Serving 165 people is usually a good, rollicking night for us. Serving 165 people when we don't have power is something entirely different.
Years ago, lengthy power outages in our area were commonplace. At least two or three times per year, we would be without power for a minimum of a day or so. When I cooked my audition meal for the place that brought me up here, we had a power outage. When the GM and I were trying to shake the dust of this place off our heels, power was out. After PG&E was hit with hefty fines for poor maintenance of equipment and lines however, the outages stopped coming with such frequency, and in recent years have lasted merely hours.
When the juice went off about 2am Wednesday and didn't go on in a couple of hours. I knew we were in trouble. The wind had been howling all night. Later I heard reports of 60mph. I thought of the massive meat order we had received in preparation for New Year's Eve.
In times like these, I'm glad for small-town life. My father-in-law brought me a small generator to power the reach-ins on the line. My contractor neighbor brought me 2 generators, one powering some lights in the kitchen, one sort of powering the walk-in. We pulled out more candles and flashlights, I built the first fire we've had at home for two or three years and stopped by the local radio station so they could announce that we'd open at 2pm to serve a late lunch.
Our years of training people that we are open for dinner only has worked. We did only a few tables between 2-5. It was just nice to have a place for our staff to congregate and be with other people, doing something, rather than sitting their cold and powerless homes.
We worked on a limited menu, focusing on the more perishable items and on preparations that produced less smoke. No grilling. We managed to serve most of the items on our menu. And serve we did. It was chaotic, our weakest waiter was somehow in the most difficult section but everyone pulled through, albeit roughly.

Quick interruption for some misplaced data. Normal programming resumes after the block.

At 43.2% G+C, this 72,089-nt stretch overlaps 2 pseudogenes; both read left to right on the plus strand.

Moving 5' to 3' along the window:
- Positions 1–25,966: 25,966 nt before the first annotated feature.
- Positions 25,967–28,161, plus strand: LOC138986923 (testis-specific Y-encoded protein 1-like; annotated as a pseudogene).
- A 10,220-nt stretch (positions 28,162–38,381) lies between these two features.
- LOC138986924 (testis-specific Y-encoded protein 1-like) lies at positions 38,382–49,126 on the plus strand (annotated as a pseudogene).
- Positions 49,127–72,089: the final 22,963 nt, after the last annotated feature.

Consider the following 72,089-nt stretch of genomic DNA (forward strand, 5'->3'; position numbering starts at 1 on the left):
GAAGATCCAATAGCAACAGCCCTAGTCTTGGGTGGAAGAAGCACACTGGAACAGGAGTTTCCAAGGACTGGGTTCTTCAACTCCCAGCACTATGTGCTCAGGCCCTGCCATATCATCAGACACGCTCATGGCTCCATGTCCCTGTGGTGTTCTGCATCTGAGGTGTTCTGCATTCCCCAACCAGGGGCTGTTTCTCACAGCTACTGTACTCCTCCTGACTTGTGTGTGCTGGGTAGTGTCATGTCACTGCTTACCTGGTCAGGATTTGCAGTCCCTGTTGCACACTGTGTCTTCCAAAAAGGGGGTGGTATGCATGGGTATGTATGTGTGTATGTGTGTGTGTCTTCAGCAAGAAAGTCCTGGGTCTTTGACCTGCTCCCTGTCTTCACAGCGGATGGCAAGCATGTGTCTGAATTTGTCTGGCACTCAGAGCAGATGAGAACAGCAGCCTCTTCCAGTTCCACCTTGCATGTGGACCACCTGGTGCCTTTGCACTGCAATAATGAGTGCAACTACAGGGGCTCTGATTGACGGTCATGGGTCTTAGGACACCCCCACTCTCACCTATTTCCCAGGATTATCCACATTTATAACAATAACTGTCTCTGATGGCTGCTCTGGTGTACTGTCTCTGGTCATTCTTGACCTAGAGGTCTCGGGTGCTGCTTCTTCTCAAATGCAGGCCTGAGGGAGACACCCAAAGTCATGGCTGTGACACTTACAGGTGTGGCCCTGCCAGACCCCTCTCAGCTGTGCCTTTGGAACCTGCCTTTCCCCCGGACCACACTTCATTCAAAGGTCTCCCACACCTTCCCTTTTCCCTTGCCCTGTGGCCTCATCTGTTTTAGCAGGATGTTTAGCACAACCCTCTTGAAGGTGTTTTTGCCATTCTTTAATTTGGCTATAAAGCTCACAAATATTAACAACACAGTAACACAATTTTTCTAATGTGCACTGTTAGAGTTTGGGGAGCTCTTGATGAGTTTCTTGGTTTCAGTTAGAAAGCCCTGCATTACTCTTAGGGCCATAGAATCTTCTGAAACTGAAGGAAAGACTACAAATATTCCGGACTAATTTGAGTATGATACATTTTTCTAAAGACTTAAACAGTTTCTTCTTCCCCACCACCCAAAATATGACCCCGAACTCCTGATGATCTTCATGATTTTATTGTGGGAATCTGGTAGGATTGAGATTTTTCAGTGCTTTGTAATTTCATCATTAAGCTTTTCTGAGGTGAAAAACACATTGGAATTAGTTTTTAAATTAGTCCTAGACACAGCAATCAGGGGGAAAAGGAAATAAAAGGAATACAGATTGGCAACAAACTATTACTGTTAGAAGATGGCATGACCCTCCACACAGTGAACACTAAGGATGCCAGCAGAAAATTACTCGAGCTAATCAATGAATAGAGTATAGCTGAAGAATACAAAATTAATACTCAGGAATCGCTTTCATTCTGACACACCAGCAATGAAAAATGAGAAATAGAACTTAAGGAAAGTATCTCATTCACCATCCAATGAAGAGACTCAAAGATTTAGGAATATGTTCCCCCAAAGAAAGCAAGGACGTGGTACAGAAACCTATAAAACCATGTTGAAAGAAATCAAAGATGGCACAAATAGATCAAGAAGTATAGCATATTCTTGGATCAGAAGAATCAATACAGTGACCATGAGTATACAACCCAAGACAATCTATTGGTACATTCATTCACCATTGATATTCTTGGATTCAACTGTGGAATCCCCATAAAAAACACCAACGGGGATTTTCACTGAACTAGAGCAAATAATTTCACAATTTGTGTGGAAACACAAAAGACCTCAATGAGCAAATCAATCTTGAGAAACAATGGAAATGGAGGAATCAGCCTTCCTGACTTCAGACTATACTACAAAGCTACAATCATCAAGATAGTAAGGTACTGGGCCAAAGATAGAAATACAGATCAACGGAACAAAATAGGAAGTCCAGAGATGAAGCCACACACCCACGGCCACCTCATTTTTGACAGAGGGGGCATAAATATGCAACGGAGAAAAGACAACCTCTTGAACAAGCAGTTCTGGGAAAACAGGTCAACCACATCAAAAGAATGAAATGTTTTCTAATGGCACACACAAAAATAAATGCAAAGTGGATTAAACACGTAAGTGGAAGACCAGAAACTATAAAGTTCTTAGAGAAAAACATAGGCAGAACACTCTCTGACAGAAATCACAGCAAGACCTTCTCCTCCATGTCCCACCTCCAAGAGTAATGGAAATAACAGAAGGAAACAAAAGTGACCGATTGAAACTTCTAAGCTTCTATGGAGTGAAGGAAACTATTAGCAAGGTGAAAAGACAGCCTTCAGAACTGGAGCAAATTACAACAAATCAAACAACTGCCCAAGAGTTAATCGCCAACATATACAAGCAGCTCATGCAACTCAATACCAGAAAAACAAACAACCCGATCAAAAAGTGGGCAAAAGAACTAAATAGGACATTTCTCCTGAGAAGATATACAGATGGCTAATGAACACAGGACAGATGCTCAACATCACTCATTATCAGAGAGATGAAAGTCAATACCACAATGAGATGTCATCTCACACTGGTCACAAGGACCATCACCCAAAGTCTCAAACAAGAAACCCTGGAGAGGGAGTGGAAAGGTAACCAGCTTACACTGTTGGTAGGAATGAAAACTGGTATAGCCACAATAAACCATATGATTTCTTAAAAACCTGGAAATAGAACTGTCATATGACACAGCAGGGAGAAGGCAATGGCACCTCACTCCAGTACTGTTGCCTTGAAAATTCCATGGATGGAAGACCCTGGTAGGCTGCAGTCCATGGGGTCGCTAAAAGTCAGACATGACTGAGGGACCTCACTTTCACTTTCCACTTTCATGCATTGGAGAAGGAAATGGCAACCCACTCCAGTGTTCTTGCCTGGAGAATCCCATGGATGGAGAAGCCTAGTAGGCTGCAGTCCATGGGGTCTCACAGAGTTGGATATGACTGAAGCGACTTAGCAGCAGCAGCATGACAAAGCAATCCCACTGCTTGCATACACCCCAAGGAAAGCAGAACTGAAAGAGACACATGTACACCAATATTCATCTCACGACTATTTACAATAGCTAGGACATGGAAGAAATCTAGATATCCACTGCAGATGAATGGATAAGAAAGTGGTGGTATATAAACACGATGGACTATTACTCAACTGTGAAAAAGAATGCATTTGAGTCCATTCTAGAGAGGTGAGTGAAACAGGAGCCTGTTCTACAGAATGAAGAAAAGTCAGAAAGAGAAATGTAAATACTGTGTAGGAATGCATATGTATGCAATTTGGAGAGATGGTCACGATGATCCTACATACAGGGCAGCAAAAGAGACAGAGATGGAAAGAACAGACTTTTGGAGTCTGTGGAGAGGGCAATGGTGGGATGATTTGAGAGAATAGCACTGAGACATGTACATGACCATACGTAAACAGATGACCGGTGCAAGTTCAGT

I stayed until 2am to help the dishwasher. We switched the power from the walk-in to the dish machine nearing the end of service so we could attack the mountain of plates, cups, scorched pans, butter ramekins and flatware that was piled up. I gassed up the generator and left, after hearing reports from PG&E that they expected power to be restored between 7-9pm the following day.
The whine of an external hard drive woke me up. Glorious day, we had lights. I hustled down to the restaurant and met Mr Buttcrack, the fridge mechanic who had wired up the generator to our panel. We got everything back onto PG&E's grid and I assessed the damage. Not too bad. The only thing we had to toss was some pork skin in the freezer and two small slabs of curing pork belly.
We gave our staff ample rewards for giving their very best. All that cultivating of a family atmosphere and supportive work environment paid off. Everyone who was on the schedule showed, save one busser who had a plausible excuse about being stuck behind downed trees, and people who weren't on the schedule came to lend a hand, including one former waiter who is back working with us during her school break of 5 weeks.
Our outlying areas were still without power last night. I haven't yet checked reports. We had a birthday table last night, linger and linger. Knowing they were going home to a dark place helped us keep a good humor about staying later than we should. Well, that and that they are really good customers.
Two nights ago The Sardine crawled about 6 inches. And I thought the power outage was going to keep me running.